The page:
Now that you’ve created your author brand it’s time to share it with the world. Here are five tips for promoting your author brand.
- Build a website
- Start a blog
- Get on board with social media
- Track yourself
- Create good products
1. Build a website
Rather stick pins in your eyes than write code? Put your sewing kit down - these days creating a website is almost as easy as opening a social media account. If you haven’t done it before, here’s your how-to guide:
- Revisit the style guide you created for yourself. What kind of image do you want to convey? What types of graphics and fonts will you use to support this image?
- Collect your assets. Gather your biography, contact details, portrait photo, links to your social media accounts and examples of your work. If you have testimonials from your clients, reviews of your work, links to your published work, videos or book cover photos then make sure they’re on hand too.
- Find a website provider you like. Wordpress and Weebly are both popular, free and easy to use (personally I use Weebly).
- Your website provider will have several editable design templates to choose from. Consider selecting a template that makes your blog your homepage - that way your website will always look current.
- Now it’s time to play around with your design and bring all the elements together. If this is the first time you’ve made a website, you might want to set aside a weekend to do this. Your website provider will be able to help you out with any technical issues that crop up. You can even find free images online.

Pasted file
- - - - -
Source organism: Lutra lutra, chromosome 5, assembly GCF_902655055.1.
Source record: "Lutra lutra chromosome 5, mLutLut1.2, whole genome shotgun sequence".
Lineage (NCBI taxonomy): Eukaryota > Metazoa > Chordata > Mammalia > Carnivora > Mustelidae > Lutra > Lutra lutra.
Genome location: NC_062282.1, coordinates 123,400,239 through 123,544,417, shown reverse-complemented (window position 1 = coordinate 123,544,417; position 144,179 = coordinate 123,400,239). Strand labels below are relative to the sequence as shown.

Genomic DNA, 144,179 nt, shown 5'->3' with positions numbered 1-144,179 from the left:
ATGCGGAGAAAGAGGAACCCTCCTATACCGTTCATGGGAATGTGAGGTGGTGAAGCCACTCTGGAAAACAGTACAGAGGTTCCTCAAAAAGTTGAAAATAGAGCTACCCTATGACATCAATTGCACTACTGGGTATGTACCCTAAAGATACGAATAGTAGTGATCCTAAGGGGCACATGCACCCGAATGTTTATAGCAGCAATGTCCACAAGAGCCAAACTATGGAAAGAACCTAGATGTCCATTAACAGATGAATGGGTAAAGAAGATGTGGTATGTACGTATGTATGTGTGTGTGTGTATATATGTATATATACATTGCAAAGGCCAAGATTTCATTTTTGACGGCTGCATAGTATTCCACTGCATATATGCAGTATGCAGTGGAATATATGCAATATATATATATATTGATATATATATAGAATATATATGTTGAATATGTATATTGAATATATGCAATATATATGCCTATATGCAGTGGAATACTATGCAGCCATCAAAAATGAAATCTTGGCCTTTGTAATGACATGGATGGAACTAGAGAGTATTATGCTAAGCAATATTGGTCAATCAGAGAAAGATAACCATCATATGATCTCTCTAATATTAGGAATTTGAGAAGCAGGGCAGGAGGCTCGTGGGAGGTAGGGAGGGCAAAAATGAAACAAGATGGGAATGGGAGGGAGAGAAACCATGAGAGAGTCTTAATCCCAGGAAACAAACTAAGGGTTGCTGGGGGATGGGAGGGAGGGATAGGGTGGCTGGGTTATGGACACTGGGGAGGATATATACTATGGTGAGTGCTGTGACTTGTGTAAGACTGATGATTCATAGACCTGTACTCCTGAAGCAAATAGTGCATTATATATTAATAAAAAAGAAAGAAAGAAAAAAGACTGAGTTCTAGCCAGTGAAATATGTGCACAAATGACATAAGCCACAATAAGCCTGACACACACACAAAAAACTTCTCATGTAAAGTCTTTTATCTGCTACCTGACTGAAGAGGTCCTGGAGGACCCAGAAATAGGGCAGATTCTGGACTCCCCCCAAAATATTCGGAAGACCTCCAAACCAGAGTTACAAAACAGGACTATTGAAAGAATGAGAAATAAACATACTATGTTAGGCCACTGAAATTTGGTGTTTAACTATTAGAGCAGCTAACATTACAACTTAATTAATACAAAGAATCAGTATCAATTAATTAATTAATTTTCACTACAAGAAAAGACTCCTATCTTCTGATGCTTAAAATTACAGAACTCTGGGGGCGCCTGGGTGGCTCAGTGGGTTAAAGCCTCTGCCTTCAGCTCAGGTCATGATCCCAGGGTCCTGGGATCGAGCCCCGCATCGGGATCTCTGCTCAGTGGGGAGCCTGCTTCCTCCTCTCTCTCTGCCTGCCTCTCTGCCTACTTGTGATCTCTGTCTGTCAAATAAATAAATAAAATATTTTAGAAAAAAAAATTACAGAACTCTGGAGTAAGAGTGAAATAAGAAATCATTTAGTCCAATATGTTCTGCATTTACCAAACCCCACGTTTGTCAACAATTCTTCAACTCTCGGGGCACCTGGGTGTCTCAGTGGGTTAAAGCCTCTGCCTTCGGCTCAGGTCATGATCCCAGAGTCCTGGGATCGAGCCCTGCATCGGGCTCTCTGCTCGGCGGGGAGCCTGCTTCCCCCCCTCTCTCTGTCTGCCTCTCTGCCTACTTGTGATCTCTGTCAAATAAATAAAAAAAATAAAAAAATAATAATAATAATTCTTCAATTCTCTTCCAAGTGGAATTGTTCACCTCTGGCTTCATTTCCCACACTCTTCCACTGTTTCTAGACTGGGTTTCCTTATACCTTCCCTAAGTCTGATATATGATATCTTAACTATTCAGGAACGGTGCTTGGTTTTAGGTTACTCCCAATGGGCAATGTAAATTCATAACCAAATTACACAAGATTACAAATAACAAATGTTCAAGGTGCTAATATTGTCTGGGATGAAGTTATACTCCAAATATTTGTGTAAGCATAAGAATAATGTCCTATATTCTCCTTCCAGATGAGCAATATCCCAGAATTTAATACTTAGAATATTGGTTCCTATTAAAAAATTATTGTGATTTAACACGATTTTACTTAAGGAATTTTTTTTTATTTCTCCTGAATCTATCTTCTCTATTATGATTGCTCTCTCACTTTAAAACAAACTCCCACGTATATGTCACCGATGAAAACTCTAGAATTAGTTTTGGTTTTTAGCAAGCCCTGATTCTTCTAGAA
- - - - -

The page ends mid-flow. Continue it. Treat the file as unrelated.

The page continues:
- Purchase your own domain name. Yourname.co.nz looks a lot more professional than Yourname.weebly.com. I purchased my domain through Hostpapa and Weebly gave me instructions on how to set it up.
- Get to grips with search engine optimisation (SEO). In a nutshell, this about using key words in your headings, photo captions and meta data to help ensure that your site is found when people search for it. Sound scary? It’s really not, and your website provider will be able to help you out here too.
Need more help? Check out these blogs on creating an author website and getting to grips with SEO.
2. Start a blog
So now you’ve got a website with a blog section - but what are you going to blog about? And why?
Take another look at the work you did on developing your author brand - it will help guide your content decisions. If you’re writing historical novels then you might want to share interesting tales from the vaults of history. If you’re a fashion writer you might share beauty product reviews.
Why not take your reading and writing journal online? As well as giving you interesting material to share with your audience, this has the added benefit of forcing you to write well-structured reviews. Have you read an interesting book lately? Been to see an inspiring play? Instead of keeping all of this to yourself, why not share it with other people?
Assess your content from your reader’s point of view. Do they want to know how much of a struggle writing has been for you lately? Do they want to read about your head cold, how tired you are this week, and how you struggle to spend quality time with your cat? Probably not. But they’re likely to be interested in your thoughts on that book you just read, or what you learned from that writers’ event you attended. By sharing interesting and useful content with your readers, you give them an incentive to keep returning to your site.